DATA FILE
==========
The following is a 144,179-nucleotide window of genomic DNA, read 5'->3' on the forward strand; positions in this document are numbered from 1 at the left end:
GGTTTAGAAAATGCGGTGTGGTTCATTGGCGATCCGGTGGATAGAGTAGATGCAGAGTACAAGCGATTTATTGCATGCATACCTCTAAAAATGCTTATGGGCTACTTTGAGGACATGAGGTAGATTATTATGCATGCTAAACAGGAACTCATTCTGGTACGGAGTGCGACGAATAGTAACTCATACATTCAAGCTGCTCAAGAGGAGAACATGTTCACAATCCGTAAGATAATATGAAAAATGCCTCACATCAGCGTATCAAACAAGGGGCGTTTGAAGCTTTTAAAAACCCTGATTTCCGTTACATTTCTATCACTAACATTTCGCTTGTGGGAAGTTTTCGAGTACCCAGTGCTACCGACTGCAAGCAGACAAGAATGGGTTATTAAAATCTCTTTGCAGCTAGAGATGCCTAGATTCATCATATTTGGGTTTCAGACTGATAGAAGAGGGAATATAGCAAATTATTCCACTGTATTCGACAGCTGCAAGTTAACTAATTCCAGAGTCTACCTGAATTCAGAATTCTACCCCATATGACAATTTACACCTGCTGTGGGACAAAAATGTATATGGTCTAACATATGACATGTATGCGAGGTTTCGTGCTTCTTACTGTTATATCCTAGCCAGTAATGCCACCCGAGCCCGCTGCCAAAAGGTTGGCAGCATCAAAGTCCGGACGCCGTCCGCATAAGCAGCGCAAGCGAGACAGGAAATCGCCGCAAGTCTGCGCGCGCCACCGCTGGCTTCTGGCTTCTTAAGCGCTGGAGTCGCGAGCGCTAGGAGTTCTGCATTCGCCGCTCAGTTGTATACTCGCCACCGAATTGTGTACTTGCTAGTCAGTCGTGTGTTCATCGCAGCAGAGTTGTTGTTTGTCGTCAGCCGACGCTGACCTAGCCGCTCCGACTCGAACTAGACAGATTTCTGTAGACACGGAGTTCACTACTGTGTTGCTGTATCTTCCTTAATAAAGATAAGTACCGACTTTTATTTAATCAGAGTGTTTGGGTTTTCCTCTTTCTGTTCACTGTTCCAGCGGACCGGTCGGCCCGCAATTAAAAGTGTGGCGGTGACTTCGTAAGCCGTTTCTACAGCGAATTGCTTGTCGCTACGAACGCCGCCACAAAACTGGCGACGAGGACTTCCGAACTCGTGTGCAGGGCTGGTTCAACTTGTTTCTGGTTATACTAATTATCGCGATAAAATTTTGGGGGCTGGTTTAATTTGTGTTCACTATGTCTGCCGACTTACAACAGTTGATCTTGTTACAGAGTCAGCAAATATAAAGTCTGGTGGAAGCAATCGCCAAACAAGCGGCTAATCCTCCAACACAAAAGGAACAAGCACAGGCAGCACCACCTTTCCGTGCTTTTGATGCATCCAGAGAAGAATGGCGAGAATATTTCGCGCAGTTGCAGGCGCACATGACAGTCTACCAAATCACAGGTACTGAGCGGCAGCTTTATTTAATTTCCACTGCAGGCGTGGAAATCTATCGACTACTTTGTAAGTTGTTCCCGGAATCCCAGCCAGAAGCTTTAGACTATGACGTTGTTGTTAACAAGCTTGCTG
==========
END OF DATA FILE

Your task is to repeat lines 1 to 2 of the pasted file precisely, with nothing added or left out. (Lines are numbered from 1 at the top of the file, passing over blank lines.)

The following is a 144,179-nucleotide window of genomic DNA, read 5'->3' on the forward strand; positions in this document are numbered from 1 at the left end:
GGTTTAGAAAATGCGGTGTGGTTCATTGGCGATCCGGTGGATAGAGTAGATGCAGAGTACAAGCGATTTATTGCATGCATACCTCTAAAAATGCTTATGGGCTACTTTGAGGACATGAGGTAGATTATTATGCATGCTAAACAGGAACTCATTCTGGTACGGAGTGCGACGAATAGTAACTCATACATTCAAGCTGCTCAAGAGGAGAACATGTTCACAATCCGTAAGATAATATGAAAAATGCCTCACATCAGCGTATCAAACAAGGGGCGTTTGAAGCTTTTAAAAACCCTGATTTCCGTTACATTTCTATCACTAACATTTCGCTTGTGGGAAGTTTTCGAGTACCCAGTGCTACCGACTGCAAGCAGACAAGAATGGGTTATTAAAATCTCTTTGCAGCTAGAGATGCCTAGATTCATCATATTTGGGTTTCAGACTGATAGAAGAGGGAATATAGCAAATTATTCCACTGTATTCGACAGCTGCAAGTTAACTAATTCCAGAGTCTACCTGAATTCAGAATTCTACCCCATATGACAATTTACACCTGCTGTGGGACAAAAATGTATATGGTCTAACATATGACATGTATGCGAGGTTTCGTGCTTCTTACTGTTATATCCTAGCCAGTAATGCCACCCGAGCCCGCTGCCAAAAGGTTGGCAGCATCAAAGTCCGGACGCCGTCCGCATAAGCAGCGCAAGCGAGACAGGAAATCGCCGCAAGTCTGCGCGCGCCACCGCTGGCTTCTGGCTTCTTAAGCGCTGGAGTCGCGAGCGCTAGGAGTTCTGCATTCGCCGCTCAGTTGTATACTCGCCACCGAATTGTGTACTTGCTAGTCAGTCGTGTGTTCATCGCAGCAGAGTTGTTGTTTGTCGTCAGCCGACGCTGACCTAGCCGCTCCGACTCGAACTAGACAGATTTCTGTAGACACGGAGTTCACTACTGTGTTGCTGTATCTTCCTTAATAAAGATAAGTACCGACTTTTATTTAATCAGAGTGTTTGGGTTTTCCTCTTTCTGTTCACTGTTCCAGCGGACCGGTCGGCCCGCAATTAAAAGTGTGGCGGTGACTTCGTAAGCCGTTTCTACAGCGAATTGCTTGTCGCTACGAACGCCGCCACAAAACTGGCGACGAGGACTTCCGAACTCGTGTGCAGGGCTGGTTCAACTTGTTTCTGGTTATACTAATTATCGCGATAAAATTTTGGGGGCTGGTTTAATTTGTGTTCACTATGTCTGCCGACTTACAACAGTTGATCTTGTTACAGAGTCAGCAAATATAAAGTCTGGTGGAAGCAATCGCCAAACAAGCGGCTAATCCTCCAACACAAAAGGAACAAGCACAGGCAGCACCACCTTTCCGTGCTTTTGATGCATCCAGAGAAGAATGGCGAGAATATTTCGCGCAGTTGCAGGCGCACATGACAGTCTACCAAATCACAGGTACTGAGCGGCAGCTTTATTTAATTTCCACTGCAGGCGTGGAAATCTATCGACTACTTTGTAAGTTGTTCCCGGAATCCCAGCCAGAAGCTTTAGACTATGACGTTGTTGTTAACAAGCTTGCTG